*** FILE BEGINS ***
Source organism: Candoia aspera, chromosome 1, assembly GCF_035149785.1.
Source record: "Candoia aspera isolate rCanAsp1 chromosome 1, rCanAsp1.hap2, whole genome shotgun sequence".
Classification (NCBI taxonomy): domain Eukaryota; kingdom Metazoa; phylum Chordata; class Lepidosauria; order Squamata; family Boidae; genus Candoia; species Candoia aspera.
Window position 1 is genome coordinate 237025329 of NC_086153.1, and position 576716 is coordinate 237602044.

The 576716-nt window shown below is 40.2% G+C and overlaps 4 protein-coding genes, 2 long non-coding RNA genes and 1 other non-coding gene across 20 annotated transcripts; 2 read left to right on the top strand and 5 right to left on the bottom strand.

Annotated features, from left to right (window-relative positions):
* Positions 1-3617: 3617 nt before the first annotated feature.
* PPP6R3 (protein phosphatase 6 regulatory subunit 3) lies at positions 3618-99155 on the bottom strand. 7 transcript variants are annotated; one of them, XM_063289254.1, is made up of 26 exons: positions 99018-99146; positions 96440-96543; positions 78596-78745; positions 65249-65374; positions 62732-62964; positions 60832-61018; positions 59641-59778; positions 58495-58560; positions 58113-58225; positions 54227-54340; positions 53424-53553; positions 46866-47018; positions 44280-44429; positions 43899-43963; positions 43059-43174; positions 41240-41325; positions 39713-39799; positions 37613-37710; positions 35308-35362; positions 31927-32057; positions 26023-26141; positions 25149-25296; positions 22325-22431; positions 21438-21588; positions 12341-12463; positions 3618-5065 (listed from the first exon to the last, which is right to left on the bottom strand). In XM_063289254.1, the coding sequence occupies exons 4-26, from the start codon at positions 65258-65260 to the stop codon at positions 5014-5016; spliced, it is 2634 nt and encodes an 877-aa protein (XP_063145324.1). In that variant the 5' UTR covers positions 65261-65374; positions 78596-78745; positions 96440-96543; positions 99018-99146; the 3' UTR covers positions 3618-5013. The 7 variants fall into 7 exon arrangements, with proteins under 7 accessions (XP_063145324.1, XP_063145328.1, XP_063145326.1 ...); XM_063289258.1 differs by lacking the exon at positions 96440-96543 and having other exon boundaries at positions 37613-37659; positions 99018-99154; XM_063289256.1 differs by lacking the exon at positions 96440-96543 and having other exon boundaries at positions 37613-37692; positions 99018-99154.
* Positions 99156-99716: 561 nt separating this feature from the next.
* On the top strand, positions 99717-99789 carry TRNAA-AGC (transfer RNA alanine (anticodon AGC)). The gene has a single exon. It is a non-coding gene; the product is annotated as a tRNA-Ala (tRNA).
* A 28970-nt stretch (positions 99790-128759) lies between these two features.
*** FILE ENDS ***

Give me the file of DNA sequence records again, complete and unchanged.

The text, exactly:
Source organism: Candoia aspera, chromosome 1, assembly GCF_035149785.1.
Source record: "Candoia aspera isolate rCanAsp1 chromosome 1, rCanAsp1.hap2, whole genome shotgun sequence".
Classification (NCBI taxonomy): domain Eukaryota; kingdom Metazoa; phylum Chordata; class Lepidosauria; order Squamata; family Boidae; genus Candoia; species Candoia aspera.
Window position 1 is genome coordinate 237025329 of NC_086153.1, and position 576716 is coordinate 237602044.

The 576716-nt window shown below is 40.2% G+C and overlaps 4 protein-coding genes, 2 long non-coding RNA genes and 1 other non-coding gene across 20 annotated transcripts; 2 read left to right on the top strand and 5 right to left on the bottom strand.

Annotated features, from left to right (window-relative positions):
* Positions 1-3617: 3617 nt before the first annotated feature.
* PPP6R3 (protein phosphatase 6 regulatory subunit 3) lies at positions 3618-99155 on the bottom strand. 7 transcript variants are annotated; one of them, XM_063289254.1, is made up of 26 exons: positions 99018-99146; positions 96440-96543; positions 78596-78745; positions 65249-65374; positions 62732-62964; positions 60832-61018; positions 59641-59778; positions 58495-58560; positions 58113-58225; positions 54227-54340; positions 53424-53553; positions 46866-47018; positions 44280-44429; positions 43899-43963; positions 43059-43174; positions 41240-41325; positions 39713-39799; positions 37613-37710; positions 35308-35362; positions 31927-32057; positions 26023-26141; positions 25149-25296; positions 22325-22431; positions 21438-21588; positions 12341-12463; positions 3618-5065 (listed from the first exon to the last, which is right to left on the bottom strand). In XM_063289254.1, the coding sequence occupies exons 4-26, from the start codon at positions 65258-65260 to the stop codon at positions 5014-5016; spliced, it is 2634 nt and encodes an 877-aa protein (XP_063145324.1). In that variant the 5' UTR covers positions 65261-65374; positions 78596-78745; positions 96440-96543; positions 99018-99146; the 3' UTR covers positions 3618-5013. The 7 variants fall into 7 exon arrangements, with proteins under 7 accessions (XP_063145324.1, XP_063145328.1, XP_063145326.1 ...); XM_063289258.1 differs by lacking the exon at positions 96440-96543 and having other exon boundaries at positions 37613-37659; positions 99018-99154; XM_063289256.1 differs by lacking the exon at positions 96440-96543 and having other exon boundaries at positions 37613-37692; positions 99018-99154.
* Positions 99156-99716: 561 nt separating this feature from the next.
* On the top strand, positions 99717-99789 carry TRNAA-AGC (transfer RNA alanine (anticodon AGC)). The gene has a single exon. It is a non-coding gene; the product is annotated as a tRNA-Ala (tRNA).
* A 28970-nt stretch (positions 99790-128759) lies between these two features.